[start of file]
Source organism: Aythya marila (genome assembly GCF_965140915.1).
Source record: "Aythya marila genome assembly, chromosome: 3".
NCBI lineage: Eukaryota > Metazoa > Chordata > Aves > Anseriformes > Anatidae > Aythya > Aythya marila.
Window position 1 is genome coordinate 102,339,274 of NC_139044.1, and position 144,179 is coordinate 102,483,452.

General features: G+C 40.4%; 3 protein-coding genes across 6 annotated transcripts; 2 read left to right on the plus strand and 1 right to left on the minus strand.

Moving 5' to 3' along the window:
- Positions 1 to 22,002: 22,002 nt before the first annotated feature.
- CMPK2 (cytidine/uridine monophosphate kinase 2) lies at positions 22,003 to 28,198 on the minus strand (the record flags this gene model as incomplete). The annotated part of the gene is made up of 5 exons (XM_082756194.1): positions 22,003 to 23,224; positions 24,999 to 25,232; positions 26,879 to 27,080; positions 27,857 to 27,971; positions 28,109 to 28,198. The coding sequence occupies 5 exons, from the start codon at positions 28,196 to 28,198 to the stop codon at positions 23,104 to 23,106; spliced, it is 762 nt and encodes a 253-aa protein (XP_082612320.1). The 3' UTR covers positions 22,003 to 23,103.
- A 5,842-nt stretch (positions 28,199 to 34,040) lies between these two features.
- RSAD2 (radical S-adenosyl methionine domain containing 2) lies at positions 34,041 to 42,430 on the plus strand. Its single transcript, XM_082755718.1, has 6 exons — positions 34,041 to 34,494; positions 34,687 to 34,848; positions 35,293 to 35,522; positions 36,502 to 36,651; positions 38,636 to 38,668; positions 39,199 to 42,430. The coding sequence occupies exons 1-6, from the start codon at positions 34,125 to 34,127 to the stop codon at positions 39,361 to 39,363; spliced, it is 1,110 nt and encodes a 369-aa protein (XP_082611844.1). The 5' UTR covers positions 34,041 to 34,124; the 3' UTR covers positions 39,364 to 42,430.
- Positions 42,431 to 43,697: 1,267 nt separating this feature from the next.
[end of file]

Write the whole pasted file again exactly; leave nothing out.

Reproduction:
Source organism: Aythya marila (genome assembly GCF_965140915.1).
Source record: "Aythya marila genome assembly, chromosome: 3".
NCBI lineage: Eukaryota > Metazoa > Chordata > Aves > Anseriformes > Anatidae > Aythya > Aythya marila.
Window position 1 is genome coordinate 102,339,274 of NC_139044.1, and position 144,179 is coordinate 102,483,452.

General features: G+C 40.4%; 3 protein-coding genes across 6 annotated transcripts; 2 read left to right on the plus strand and 1 right to left on the minus strand.

Moving 5' to 3' along the window:
- Positions 1 to 22,002: 22,002 nt before the first annotated feature.
- CMPK2 (cytidine/uridine monophosphate kinase 2) lies at positions 22,003 to 28,198 on the minus strand (the record flags this gene model as incomplete). The annotated part of the gene is made up of 5 exons (XM_082756194.1): positions 22,003 to 23,224; positions 24,999 to 25,232; positions 26,879 to 27,080; positions 27,857 to 27,971; positions 28,109 to 28,198. The coding sequence occupies 5 exons, from the start codon at positions 28,196 to 28,198 to the stop codon at positions 23,104 to 23,106; spliced, it is 762 nt and encodes a 253-aa protein (XP_082612320.1). The 3' UTR covers positions 22,003 to 23,103.
- A 5,842-nt stretch (positions 28,199 to 34,040) lies between these two features.
- RSAD2 (radical S-adenosyl methionine domain containing 2) lies at positions 34,041 to 42,430 on the plus strand. Its single transcript, XM_082755718.1, has 6 exons — positions 34,041 to 34,494; positions 34,687 to 34,848; positions 35,293 to 35,522; positions 36,502 to 36,651; positions 38,636 to 38,668; positions 39,199 to 42,430. The coding sequence occupies exons 1-6, from the start codon at positions 34,125 to 34,127 to the stop codon at positions 39,361 to 39,363; spliced, it is 1,110 nt and encodes a 369-aa protein (XP_082611844.1). The 5' UTR covers positions 34,041 to 34,124; the 3' UTR covers positions 39,364 to 42,430.
- Positions 42,431 to 43,697: 1,267 nt separating this feature from the next.